When working with clients on retirement planning, I often ask them to shift their focus. Instead of thinking about the end goal as retirement, think about the real objective: obtaining financial independence. These two concepts are similar yet very different. Clients should feel confident that when they want to stop working, they can do so without being dependent on a steady paycheck.
The truth is, as baby boomers begin to turn 65, many of them are opting to work beyond the traditional retirement age. In some cases this may be out of financial necessity. Other times, boomers have reached financial independence but chose to keep working for reasons other than income. Common reasons that older adults continue to work include having the same sense of purpose and fulfillment they experienced during the course of a successful career, or the desire to leave a legacy.
No matter the reason, advisors often overlook the emotional and social components of retirement planning that tie directly into a client’s financial goals.
Advisors should be prepared to speak with clients about their goals for retirement, as well as financial independence. Part of retirement planning involves talking about goals and aspirations and then working backward to ensure that clients have the assets they need to reach these objectives.
When we look at retirement income needs, we consider three components:
- Core expenses: food and housing
- Joy expenses: recreation, vacations and gifts
- Legacy planning expenses
It is important to push clients to consider not only their core expenses, but also their joy and their legacy planning expenses, which they often highly underestimate.
I have run into pre-retirees who underestimate the money they will need to achieve true financial independence. Some spend the first few years of their retirement accomplishing all the things they have been putting off and waiting to do, like home remodels, travel or a new hobby. Occasionally, this leads to retirees reluctantly rejoining the workforce a few years later in need of a new income stream. Taking a look at clients’ post-retirement goals, particularly those joy expenses, is key to helping them achieve lasting financial independence throughout their retirement.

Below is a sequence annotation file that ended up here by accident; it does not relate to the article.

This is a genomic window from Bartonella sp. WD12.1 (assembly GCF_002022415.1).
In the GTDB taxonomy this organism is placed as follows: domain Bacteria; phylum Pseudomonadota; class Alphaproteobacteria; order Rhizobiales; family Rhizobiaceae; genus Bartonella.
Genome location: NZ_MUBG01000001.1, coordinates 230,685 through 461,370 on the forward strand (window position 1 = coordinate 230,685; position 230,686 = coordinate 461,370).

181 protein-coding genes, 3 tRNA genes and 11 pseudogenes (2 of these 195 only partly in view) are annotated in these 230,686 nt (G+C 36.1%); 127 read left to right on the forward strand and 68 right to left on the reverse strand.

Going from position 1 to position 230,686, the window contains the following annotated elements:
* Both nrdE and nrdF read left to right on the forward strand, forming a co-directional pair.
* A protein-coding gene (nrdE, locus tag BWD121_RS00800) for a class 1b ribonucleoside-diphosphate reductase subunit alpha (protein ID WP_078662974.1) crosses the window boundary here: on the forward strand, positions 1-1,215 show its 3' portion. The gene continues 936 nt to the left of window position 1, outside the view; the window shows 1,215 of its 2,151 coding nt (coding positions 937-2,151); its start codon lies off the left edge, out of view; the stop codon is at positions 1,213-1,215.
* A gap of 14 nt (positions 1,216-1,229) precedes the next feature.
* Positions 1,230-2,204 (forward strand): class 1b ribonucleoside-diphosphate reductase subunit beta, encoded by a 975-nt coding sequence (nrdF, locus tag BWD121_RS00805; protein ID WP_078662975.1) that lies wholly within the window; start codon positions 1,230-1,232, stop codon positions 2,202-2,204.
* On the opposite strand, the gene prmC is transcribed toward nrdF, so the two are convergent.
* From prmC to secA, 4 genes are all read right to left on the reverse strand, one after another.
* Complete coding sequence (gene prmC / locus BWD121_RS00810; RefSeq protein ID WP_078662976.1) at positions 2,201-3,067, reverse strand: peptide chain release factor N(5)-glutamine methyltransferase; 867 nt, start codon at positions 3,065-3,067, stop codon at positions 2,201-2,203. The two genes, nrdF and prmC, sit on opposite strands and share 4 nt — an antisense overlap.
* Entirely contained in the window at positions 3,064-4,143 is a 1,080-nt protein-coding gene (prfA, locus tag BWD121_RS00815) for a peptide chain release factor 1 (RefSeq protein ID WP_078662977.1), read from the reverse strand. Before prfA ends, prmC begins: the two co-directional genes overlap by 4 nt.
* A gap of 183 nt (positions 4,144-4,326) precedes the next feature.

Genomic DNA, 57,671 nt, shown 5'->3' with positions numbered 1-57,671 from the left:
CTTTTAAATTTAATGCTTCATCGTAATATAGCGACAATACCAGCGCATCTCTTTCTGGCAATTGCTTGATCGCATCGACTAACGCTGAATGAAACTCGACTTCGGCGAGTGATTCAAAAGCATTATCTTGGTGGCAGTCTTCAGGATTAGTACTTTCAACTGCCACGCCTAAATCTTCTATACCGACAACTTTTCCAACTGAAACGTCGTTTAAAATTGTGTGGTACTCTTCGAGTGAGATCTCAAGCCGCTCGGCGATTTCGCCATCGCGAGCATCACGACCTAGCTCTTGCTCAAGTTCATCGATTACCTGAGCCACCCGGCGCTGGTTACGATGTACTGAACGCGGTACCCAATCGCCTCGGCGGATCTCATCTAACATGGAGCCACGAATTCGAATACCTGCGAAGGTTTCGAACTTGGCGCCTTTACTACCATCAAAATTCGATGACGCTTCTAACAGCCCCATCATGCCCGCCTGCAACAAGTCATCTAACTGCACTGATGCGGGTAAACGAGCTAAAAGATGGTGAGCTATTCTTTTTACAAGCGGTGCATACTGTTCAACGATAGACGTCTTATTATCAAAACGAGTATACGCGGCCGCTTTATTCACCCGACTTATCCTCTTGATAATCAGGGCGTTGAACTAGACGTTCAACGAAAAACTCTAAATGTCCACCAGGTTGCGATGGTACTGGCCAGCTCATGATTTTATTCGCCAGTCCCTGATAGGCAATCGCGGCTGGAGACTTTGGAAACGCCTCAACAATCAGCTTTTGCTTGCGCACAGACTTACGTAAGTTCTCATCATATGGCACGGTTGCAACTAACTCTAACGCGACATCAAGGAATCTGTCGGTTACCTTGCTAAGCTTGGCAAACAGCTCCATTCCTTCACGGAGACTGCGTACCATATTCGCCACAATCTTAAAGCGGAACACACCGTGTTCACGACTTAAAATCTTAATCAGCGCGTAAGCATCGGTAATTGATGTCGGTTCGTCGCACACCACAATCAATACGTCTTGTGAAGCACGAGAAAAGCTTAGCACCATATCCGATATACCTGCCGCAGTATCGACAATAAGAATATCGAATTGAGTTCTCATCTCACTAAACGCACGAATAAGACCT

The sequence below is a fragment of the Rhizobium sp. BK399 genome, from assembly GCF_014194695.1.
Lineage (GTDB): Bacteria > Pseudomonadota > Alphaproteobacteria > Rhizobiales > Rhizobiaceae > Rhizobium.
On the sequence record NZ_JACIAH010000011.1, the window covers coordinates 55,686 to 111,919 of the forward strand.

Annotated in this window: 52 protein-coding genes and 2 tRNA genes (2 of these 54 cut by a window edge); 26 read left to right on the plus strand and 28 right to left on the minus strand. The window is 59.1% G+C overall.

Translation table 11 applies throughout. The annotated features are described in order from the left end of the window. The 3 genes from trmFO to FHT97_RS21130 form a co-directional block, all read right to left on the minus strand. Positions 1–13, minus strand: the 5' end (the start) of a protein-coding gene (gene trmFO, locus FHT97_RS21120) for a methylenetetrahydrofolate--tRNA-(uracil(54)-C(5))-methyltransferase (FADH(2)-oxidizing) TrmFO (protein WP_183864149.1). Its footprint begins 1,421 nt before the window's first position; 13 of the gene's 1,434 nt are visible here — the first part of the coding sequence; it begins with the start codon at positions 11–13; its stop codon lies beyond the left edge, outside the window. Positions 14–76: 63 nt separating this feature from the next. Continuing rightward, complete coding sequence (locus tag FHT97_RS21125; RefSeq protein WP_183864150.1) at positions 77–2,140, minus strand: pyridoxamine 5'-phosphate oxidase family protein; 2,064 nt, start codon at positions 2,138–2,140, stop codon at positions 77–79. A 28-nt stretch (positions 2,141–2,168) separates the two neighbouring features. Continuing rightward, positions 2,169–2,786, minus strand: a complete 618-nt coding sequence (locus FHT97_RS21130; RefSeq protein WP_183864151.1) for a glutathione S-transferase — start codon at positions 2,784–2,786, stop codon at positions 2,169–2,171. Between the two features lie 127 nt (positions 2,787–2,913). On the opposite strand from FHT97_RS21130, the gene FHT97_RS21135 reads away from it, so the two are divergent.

In other cases, clients’ retirement goals highlight the desire to continue working in some capacity. We often see this goal when a client has reached financial independence but finds fulfillment in his or her work and chooses to continue either full time or part time.
More and more Americans ease out of full-time work little by little, a transition period economists call “bridge employment.” For many folks, retirement is a slow and lengthy process, rather than a one-time event. According to the University of Michigan’s Health and Retirement Study, part-time employment forms the biggest share of total employment for people age 70 and older of both genders. Many people are taking these types of bridge jobs voluntarily as a way to ease into the major life transition of retirement.
About 30 years ago, I met a retired attorney while on a mission trip in South Africa. More than a decade later, I ran into the man again, back at work in his late 80s. At the time, I did not yet realize this man was reflective of a trend among retirees. His job added value to his day-to-day life and he chose to continue working even though his financial situation did not require it. Now, through my work with clients at all stages of retirement planning, I see this trend come up again and again. Retirement does not necessarily need to mean the end of work, but rather the financial freedom to stop working if and when a person desires.
With continually increasing longevity comes the need to look further out when planning for retirement.